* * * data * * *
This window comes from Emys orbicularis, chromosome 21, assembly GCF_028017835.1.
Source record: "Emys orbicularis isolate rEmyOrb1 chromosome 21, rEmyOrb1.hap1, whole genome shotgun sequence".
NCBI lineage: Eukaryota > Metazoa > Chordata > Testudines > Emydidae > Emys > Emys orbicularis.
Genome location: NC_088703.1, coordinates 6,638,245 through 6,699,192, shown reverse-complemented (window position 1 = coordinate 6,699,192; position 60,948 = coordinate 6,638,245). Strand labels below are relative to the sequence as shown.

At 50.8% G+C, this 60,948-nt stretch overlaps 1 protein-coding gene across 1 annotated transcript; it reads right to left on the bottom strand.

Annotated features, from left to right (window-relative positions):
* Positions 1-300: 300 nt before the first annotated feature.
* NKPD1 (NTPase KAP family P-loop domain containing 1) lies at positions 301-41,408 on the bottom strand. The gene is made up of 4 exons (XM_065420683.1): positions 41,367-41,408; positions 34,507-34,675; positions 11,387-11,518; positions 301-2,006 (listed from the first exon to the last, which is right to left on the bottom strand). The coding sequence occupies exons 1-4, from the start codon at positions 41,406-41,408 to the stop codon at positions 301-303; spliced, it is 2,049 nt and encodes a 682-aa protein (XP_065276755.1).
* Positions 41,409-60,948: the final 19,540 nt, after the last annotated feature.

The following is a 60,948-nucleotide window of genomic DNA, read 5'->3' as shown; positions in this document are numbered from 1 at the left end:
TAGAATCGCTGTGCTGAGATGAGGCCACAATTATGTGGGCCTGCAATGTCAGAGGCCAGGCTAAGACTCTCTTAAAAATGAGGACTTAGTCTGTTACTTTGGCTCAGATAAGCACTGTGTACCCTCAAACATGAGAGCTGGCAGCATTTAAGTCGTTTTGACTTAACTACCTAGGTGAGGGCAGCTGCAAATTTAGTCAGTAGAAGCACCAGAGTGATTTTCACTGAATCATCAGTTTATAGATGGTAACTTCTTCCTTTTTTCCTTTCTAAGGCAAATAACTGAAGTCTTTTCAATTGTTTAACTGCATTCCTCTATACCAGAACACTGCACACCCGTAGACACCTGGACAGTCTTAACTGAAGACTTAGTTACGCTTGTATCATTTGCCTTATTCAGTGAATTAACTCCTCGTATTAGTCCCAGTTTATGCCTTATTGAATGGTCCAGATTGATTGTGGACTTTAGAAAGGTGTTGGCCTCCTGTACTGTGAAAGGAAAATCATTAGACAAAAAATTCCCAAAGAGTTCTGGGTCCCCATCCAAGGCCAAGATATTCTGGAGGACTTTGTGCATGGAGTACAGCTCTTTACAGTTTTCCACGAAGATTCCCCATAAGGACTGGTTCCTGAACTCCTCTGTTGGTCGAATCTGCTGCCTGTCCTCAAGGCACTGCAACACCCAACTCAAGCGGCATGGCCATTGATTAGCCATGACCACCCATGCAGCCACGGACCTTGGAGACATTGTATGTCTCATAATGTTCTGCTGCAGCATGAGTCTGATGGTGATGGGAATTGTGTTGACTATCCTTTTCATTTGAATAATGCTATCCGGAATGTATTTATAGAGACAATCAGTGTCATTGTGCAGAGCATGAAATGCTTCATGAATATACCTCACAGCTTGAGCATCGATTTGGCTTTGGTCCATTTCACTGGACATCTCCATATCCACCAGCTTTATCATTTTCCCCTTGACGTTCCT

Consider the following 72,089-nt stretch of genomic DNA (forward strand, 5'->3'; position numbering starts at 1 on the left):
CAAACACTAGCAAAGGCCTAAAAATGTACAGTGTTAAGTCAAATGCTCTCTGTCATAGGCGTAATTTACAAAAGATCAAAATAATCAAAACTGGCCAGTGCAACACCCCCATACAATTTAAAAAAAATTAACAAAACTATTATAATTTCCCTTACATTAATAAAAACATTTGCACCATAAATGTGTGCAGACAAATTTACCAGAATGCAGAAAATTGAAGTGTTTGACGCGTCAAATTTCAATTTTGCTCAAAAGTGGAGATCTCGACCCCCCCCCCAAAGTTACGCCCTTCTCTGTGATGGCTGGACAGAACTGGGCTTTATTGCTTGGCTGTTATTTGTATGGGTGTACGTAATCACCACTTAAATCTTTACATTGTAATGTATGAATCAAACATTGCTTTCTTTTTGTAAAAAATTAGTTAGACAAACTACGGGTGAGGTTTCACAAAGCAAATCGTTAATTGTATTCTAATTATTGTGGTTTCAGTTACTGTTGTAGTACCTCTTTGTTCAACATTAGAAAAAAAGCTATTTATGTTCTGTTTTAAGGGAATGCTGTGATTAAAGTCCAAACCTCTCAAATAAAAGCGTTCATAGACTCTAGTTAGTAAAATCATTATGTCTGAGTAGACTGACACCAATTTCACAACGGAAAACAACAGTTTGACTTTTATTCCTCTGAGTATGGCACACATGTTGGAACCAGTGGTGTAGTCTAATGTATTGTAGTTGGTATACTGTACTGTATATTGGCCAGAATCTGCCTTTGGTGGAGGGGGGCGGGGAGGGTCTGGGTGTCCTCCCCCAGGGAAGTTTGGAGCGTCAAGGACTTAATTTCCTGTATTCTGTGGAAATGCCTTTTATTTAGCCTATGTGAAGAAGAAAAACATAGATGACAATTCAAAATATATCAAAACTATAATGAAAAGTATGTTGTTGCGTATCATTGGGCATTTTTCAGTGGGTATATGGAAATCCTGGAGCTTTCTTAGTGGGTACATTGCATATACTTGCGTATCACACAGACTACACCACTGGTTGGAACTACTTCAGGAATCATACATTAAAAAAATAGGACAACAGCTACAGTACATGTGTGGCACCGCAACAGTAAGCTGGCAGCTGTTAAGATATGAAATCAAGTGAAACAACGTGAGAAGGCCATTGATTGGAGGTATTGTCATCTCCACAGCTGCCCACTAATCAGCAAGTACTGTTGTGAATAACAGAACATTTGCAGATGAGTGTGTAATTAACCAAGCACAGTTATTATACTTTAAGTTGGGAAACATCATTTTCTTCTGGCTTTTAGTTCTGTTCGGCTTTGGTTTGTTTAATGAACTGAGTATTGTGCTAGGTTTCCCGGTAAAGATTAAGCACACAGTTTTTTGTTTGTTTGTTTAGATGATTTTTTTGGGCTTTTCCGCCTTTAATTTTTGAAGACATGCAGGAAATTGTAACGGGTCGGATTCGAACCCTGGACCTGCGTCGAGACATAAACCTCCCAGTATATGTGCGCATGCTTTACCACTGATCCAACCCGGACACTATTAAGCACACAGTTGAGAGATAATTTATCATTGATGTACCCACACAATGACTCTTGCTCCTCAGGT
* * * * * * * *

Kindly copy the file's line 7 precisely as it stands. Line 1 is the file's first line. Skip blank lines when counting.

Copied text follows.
* Positions 1-300: 300 nt before the first annotated feature.